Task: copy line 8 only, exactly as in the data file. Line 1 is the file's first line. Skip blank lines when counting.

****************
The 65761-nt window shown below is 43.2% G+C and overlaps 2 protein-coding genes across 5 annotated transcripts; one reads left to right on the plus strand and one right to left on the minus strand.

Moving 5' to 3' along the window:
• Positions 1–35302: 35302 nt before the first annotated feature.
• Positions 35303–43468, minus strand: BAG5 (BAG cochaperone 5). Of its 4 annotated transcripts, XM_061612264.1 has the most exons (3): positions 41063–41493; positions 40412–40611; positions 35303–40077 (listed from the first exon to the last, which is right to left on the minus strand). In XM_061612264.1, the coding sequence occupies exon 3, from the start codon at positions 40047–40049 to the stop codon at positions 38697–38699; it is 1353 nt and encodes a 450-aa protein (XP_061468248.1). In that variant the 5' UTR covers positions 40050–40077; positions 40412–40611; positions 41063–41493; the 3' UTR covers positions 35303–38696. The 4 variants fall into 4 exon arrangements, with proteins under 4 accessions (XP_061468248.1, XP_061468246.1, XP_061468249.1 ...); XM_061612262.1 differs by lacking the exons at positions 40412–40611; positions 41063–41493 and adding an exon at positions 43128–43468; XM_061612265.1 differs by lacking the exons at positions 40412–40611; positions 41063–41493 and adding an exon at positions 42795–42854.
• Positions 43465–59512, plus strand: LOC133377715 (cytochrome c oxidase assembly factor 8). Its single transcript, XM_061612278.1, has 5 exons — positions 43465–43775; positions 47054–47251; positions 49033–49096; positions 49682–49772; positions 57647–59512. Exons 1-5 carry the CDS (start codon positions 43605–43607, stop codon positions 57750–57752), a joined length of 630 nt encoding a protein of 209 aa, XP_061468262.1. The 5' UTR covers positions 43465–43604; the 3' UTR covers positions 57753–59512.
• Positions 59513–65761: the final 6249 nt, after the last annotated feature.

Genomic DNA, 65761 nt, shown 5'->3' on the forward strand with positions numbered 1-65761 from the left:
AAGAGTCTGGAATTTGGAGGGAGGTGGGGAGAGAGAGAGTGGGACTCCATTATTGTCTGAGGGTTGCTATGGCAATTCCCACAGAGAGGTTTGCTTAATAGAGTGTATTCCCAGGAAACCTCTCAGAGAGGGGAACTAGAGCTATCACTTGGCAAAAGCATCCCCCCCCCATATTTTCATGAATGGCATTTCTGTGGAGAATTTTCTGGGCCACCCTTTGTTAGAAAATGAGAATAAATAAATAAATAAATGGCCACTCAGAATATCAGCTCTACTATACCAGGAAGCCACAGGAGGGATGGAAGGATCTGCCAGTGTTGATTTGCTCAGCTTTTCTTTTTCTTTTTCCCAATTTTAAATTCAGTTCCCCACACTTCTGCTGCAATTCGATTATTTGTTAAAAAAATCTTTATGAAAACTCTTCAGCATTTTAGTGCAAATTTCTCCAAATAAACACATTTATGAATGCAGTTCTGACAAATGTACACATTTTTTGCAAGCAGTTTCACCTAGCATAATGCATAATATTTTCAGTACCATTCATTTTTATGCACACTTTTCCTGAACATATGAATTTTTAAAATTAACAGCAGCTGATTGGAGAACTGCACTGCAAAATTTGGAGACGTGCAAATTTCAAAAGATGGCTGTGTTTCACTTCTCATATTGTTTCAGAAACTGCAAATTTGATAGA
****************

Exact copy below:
AAGAGTCTGGAATTTGGAGGGAGGTGGGGAGAGAGAGAGTGGGACTCCATTATTGTCTGAGGGTTGCTATGGCAATTCCCACAGAGAGGTTTGCTTAATAGAGTGTATTCCCAGGAAACCTCTCAGAGAGGGGAACTAGAGCTATCACTTGGCAAAAGCATCCCCCCCCCATATTTTCATGAATGGCATTTCTGTGGAGAATTTTCTGGGCCACCCTTTGTTAGAAAATGAGAATAAATAAATAAATAAATGGCCACTCAGAATATCAGCTCTACTATACCAGGAAGCCACAGGAGGGATGGAAGGATCTGCCAGTGTTGATTTGCTCAGCTTTTCTTTTTCTTTTTCCCAATTTTAAATTCAGTTCCCCACACTTCTGCTGCAATTCGATTATTTGTTAAAAAAATCTTTATGAAAACTCTTCAGCATTTTAGTGCAAATTTCTCCAAATAAACACATTTATGAATGCAGTTCTGACAAATGTACACATTTTTTGCAAGCAGTTTCACCTAGCATAATGCATAATATTTTCAGTACCATTCATTTTTATGCACACTTTTCCTGAACATATGAATTTTTAAAATTAACAGCAGCTGATTGGAGAACTGCACTGCAAAATTTGGAGACGTGCAAATTTCAAAAGATGGCTGTGTTTCACTTCTCATATTGTTTCAGAAACTGCAAATTTGATAGA